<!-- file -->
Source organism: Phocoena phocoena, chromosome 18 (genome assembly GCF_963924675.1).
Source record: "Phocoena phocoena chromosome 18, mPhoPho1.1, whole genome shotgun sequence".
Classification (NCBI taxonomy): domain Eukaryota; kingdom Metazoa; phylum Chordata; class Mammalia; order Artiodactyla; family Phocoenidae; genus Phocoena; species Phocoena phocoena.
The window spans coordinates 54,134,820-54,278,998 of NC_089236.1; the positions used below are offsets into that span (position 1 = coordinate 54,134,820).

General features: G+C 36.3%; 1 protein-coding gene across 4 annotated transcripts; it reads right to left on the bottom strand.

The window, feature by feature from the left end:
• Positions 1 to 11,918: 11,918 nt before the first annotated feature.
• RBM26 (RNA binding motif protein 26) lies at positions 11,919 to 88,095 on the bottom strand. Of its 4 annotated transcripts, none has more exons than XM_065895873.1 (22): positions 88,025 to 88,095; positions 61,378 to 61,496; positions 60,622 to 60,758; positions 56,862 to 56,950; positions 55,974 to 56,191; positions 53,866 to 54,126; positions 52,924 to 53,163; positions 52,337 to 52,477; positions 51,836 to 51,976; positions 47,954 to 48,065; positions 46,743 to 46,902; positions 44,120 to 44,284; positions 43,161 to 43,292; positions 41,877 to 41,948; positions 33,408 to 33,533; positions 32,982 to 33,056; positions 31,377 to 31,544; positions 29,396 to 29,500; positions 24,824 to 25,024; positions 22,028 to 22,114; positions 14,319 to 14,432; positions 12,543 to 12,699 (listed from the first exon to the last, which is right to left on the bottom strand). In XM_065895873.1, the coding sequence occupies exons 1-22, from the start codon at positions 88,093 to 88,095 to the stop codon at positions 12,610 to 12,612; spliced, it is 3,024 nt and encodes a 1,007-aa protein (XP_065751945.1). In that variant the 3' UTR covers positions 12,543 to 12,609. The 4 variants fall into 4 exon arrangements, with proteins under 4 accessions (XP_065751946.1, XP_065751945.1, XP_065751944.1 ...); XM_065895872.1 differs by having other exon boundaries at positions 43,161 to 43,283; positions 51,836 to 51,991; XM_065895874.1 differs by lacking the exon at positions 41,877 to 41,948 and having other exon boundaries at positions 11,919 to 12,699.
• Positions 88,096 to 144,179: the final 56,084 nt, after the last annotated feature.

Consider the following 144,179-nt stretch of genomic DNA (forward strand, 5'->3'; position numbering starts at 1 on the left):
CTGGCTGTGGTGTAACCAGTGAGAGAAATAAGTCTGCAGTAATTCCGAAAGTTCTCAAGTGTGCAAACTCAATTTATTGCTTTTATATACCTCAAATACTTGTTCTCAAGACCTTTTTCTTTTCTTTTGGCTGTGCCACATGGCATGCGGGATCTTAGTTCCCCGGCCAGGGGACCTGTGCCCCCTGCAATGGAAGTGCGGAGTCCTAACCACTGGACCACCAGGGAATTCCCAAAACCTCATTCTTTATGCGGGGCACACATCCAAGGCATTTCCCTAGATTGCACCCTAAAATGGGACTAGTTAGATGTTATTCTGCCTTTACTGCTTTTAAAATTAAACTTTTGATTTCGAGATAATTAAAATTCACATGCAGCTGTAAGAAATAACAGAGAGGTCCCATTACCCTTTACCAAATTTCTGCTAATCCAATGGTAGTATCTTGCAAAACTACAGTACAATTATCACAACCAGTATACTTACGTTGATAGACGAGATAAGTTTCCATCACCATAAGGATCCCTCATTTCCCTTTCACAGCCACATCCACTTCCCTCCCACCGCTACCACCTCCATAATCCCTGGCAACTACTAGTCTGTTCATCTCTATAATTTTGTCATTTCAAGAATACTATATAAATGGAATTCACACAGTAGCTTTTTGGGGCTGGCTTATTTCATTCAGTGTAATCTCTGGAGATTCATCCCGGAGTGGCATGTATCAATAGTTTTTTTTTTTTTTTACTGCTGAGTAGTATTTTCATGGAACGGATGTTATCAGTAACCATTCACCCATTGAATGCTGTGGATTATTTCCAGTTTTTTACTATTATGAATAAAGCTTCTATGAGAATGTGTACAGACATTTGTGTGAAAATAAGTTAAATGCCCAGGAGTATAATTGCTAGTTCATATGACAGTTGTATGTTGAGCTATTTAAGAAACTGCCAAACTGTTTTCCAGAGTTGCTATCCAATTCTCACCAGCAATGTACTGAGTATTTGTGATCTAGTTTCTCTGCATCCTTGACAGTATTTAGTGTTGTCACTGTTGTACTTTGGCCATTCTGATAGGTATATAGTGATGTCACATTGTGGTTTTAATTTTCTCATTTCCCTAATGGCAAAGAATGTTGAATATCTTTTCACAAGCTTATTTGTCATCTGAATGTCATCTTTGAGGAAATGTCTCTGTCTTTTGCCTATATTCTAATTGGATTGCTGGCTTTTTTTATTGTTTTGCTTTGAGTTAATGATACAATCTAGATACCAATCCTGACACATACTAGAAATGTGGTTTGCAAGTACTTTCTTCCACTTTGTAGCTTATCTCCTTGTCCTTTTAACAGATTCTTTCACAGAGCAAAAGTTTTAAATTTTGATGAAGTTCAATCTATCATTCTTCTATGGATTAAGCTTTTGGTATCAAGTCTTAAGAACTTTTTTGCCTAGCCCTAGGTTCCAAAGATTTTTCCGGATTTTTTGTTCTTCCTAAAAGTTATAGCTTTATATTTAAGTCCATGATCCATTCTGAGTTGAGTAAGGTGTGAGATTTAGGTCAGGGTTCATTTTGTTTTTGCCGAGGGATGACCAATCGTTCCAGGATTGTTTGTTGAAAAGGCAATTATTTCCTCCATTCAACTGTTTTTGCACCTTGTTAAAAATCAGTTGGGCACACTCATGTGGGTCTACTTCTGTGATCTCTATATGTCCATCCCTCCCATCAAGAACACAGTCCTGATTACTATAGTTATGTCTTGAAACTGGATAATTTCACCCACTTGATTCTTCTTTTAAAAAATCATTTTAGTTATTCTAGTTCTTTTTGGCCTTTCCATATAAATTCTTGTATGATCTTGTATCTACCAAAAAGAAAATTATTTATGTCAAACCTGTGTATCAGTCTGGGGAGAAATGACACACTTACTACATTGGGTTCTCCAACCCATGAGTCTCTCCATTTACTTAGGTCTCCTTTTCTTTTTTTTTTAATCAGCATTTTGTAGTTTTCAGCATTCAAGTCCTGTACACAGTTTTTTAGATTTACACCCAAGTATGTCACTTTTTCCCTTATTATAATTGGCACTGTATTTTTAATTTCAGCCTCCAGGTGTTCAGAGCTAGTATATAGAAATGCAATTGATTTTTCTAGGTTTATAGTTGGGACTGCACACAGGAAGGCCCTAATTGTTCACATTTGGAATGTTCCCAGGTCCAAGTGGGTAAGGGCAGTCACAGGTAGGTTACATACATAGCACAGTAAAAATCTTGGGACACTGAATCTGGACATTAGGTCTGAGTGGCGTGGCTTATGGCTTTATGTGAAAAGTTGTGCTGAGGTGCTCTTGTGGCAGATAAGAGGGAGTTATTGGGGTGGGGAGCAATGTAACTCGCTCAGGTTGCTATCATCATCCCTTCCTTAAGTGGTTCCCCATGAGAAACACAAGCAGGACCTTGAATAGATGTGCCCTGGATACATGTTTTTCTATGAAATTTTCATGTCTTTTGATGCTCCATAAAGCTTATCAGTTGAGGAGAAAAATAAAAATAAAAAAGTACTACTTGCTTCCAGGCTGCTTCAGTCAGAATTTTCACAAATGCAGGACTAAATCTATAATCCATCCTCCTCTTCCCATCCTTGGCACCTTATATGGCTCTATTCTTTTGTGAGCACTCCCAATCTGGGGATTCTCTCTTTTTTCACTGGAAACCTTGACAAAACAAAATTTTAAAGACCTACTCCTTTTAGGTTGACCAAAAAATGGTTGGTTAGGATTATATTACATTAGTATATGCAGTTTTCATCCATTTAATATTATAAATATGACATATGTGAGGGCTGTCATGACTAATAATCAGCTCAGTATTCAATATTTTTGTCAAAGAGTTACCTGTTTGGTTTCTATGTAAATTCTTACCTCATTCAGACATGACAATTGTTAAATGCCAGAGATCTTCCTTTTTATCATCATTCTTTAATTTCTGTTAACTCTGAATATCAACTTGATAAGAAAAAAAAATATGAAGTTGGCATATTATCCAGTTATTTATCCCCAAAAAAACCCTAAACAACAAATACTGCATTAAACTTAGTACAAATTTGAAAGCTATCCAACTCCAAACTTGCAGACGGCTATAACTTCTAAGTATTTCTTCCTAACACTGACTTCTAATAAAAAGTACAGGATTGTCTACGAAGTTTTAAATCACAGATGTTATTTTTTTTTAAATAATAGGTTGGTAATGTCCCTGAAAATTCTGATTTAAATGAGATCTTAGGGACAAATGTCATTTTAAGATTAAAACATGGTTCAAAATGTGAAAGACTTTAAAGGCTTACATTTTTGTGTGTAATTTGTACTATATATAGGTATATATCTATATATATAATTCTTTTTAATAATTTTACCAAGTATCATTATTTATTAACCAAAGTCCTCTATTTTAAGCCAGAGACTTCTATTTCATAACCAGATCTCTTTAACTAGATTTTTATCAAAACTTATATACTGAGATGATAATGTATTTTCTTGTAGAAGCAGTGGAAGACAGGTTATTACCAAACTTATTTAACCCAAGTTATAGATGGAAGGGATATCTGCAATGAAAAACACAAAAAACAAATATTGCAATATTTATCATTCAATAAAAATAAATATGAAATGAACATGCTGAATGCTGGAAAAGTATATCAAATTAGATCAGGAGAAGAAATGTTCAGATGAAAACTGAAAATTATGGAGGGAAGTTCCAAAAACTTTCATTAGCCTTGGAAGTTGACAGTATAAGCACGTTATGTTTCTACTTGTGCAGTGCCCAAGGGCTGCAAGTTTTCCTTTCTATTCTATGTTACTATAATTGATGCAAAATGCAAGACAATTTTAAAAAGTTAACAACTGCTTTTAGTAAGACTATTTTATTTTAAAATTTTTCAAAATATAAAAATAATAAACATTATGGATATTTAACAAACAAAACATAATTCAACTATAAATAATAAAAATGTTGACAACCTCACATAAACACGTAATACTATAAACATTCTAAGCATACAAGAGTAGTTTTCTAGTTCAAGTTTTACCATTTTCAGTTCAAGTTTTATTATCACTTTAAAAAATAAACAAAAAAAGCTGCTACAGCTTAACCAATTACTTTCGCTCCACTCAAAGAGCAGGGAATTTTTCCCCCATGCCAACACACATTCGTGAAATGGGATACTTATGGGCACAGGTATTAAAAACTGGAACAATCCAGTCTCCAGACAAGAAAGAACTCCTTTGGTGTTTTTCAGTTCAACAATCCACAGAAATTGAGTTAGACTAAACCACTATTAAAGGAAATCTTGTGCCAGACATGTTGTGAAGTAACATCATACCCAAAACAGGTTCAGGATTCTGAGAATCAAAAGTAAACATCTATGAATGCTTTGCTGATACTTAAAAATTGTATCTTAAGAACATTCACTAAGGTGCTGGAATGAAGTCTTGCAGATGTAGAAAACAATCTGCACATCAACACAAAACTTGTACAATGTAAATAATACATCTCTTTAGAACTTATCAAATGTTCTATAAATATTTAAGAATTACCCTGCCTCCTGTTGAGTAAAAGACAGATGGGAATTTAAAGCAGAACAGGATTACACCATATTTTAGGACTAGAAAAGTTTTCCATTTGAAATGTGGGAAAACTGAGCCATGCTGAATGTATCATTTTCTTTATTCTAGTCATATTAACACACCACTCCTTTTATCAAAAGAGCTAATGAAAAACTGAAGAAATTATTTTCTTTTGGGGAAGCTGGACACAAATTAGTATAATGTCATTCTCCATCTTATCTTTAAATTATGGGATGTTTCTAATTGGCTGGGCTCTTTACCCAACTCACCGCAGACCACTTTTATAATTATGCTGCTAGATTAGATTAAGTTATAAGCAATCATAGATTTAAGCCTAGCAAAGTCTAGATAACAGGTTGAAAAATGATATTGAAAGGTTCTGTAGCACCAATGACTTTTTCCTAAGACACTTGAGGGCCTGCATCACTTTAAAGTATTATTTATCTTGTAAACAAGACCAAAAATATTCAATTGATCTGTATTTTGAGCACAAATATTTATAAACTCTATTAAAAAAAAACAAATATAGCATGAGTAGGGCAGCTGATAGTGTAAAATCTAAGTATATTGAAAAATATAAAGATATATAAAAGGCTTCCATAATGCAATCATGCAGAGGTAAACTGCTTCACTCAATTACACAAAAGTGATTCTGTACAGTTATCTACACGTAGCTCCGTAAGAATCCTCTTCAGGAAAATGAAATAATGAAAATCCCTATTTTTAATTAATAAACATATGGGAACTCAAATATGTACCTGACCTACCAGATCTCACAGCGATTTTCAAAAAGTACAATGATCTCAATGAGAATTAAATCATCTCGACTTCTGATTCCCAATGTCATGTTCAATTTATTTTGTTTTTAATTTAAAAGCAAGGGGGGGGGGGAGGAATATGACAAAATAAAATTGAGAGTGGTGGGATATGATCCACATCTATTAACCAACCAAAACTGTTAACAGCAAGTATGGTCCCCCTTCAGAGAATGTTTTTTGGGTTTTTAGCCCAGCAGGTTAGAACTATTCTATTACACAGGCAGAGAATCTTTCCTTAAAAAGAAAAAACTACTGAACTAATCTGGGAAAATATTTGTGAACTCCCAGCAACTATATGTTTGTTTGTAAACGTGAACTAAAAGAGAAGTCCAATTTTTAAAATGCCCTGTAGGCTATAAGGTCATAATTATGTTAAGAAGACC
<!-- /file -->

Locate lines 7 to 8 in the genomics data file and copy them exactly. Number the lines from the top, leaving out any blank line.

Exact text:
• Positions 1 to 11,918: 11,918 nt before the first annotated feature.
• RBM26 (RNA binding motif protein 26) lies at positions 11,919 to 88,095 on the bottom strand. Of its 4 annotated transcripts, none has more exons than XM_065895873.1 (22): positions 88,025 to 88,095; positions 61,378 to 61,496; positions 60,622 to 60,758; positions 56,862 to 56,950; positions 55,974 to 56,191; positions 53,866 to 54,126; positions 52,924 to 53,163; positions 52,337 to 52,477; positions 51,836 to 51,976; positions 47,954 to 48,065; positions 46,743 to 46,902; positions 44,120 to 44,284; positions 43,161 to 43,292; positions 41,877 to 41,948; positions 33,408 to 33,533; positions 32,982 to 33,056; positions 31,377 to 31,544; positions 29,396 to 29,500; positions 24,824 to 25,024; positions 22,028 to 22,114; positions 14,319 to 14,432; positions 12,543 to 12,699 (listed from the first exon to the last, which is right to left on the bottom strand). In XM_065895873.1, the coding sequence occupies exons 1-22, from the start codon at positions 88,093 to 88,095 to the stop codon at positions 12,610 to 12,612; spliced, it is 3,024 nt and encodes a 1,007-aa protein (XP_065751945.1). In that variant the 3' UTR covers positions 12,543 to 12,609. The 4 variants fall into 4 exon arrangements, with proteins under 4 accessions (XP_065751946.1, XP_065751945.1, XP_065751944.1 ...); XM_065895872.1 differs by having other exon boundaries at positions 43,161 to 43,283; positions 51,836 to 51,991; XM_065895874.1 differs by lacking the exon at positions 41,877 to 41,948 and having other exon boundaries at positions 11,919 to 12,699.